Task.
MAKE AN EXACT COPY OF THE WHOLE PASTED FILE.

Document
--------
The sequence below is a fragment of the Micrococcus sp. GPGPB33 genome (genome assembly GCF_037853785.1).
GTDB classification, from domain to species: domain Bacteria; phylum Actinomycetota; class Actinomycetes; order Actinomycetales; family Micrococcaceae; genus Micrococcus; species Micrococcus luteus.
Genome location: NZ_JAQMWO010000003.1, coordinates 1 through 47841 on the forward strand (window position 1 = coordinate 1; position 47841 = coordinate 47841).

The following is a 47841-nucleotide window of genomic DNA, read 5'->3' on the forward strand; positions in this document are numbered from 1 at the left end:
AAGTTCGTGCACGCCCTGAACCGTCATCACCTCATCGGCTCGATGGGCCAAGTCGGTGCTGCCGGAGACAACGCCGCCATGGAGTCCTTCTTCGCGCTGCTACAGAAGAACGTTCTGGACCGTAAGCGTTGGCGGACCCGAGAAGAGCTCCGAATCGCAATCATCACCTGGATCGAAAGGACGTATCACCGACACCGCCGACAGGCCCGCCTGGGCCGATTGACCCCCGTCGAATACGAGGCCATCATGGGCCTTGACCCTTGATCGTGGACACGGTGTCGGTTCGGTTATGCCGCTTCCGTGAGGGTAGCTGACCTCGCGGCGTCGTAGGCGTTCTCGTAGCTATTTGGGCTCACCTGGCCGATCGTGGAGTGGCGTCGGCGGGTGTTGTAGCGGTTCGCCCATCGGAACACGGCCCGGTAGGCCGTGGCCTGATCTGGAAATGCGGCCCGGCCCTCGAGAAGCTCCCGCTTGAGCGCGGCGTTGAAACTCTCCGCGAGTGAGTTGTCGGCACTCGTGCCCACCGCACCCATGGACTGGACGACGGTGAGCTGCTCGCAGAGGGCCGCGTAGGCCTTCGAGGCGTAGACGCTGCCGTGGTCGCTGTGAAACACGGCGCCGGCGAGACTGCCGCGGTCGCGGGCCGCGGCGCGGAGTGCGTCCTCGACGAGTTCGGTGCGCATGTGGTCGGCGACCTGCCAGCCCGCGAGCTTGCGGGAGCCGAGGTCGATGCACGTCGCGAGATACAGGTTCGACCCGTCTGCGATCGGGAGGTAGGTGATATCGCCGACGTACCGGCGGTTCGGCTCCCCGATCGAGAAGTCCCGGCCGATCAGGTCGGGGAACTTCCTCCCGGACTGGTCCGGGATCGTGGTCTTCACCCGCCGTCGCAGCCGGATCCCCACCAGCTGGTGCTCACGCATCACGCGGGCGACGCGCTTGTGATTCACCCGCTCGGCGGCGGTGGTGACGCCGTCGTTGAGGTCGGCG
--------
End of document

The sequence below is a fragment of the Micrococcus sp. GPGPB33 genome (genome assembly GCF_037853785.1).
GTDB classification, from domain to species: domain Bacteria; phylum Actinomycetota; class Actinomycetes; order Actinomycetales; family Micrococcaceae; genus Micrococcus; species Micrococcus luteus.
Genome location: NZ_JAQMWO010000003.1, coordinates 1 through 47841 on the forward strand (window position 1 = coordinate 1; position 47841 = coordinate 47841).

The following is a 47841-nucleotide window of genomic DNA, read 5'->3' on the forward strand; positions in this document are numbered from 1 at the left end:
AAGTTCGTGCACGCCCTGAACCGTCATCACCTCATCGGCTCGATGGGCCAAGTCGGTGCTGCCGGAGACAACGCCGCCATGGAGTCCTTCTTCGCGCTGCTACAGAAGAACGTTCTGGACCGTAAGCGTTGGCGGACCCGAGAAGAGCTCCGAATCGCAATCATCACCTGGATCGAAAGGACGTATCACCGACACCGCCGACAGGCCCGCCTGGGCCGATTGACCCCCGTCGAATACGAGGCCATCATGGGCCTTGACCCTTGATCGTGGACACGGTGTCGGTTCGGTTATGCCGCTTCCGTGAGGGTAGCTGACCTCGCGGCGTCGTAGGCGTTCTCGTAGCTATTTGGGCTCACCTGGCCGATCGTGGAGTGGCGTCGGCGGGTGTTGTAGCGGTTCGCCCATCGGAACACGGCCCGGTAGGCCGTGGCCTGATCTGGAAATGCGGCCCGGCCCTCGAGAAGCTCCCGCTTGAGCGCGGCGTTGAAACTCTCCGCGAGTGAGTTGTCGGCACTCGTGCCCACCGCACCCATGGACTGGACGACGGTGAGCTGCTCGCAGAGGGCCGCGTAGGCCTTCGAGGCGTAGACGCTGCCGTGGTCGCTGTGAAACACGGCGCCGGCGAGACTGCCGCGGTCGCGGGCCGCGGCGCGGAGTGCGTCCTCGACGAGTTCGGTGCGCATGTGGTCGGCGACCTGCCAGCCCGCGAGCTTGCGGGAGCCGAGGTCGATGCACGTCGCGAGATACAGGTTCGACCCGTCTGCGATCGGGAGGTAGGTGATATCGCCGACGTACCGGCGGTTCGGCTCCCCGATCGAGAAGTCCCGGCCGATCAGGTCGGGGAACTTCCTCCCGGACTGGTCCGGGATCGTGGTCTTCACCCGCCGTCGCAGCCGGATCCCCACCAGCTGGTGCTCACGCATCACGCGGGCGACGCGCTTGTGATTCACCCGCTCGGCGGCGGTGGTGACGCCGTCGTTGAGGTCGGCG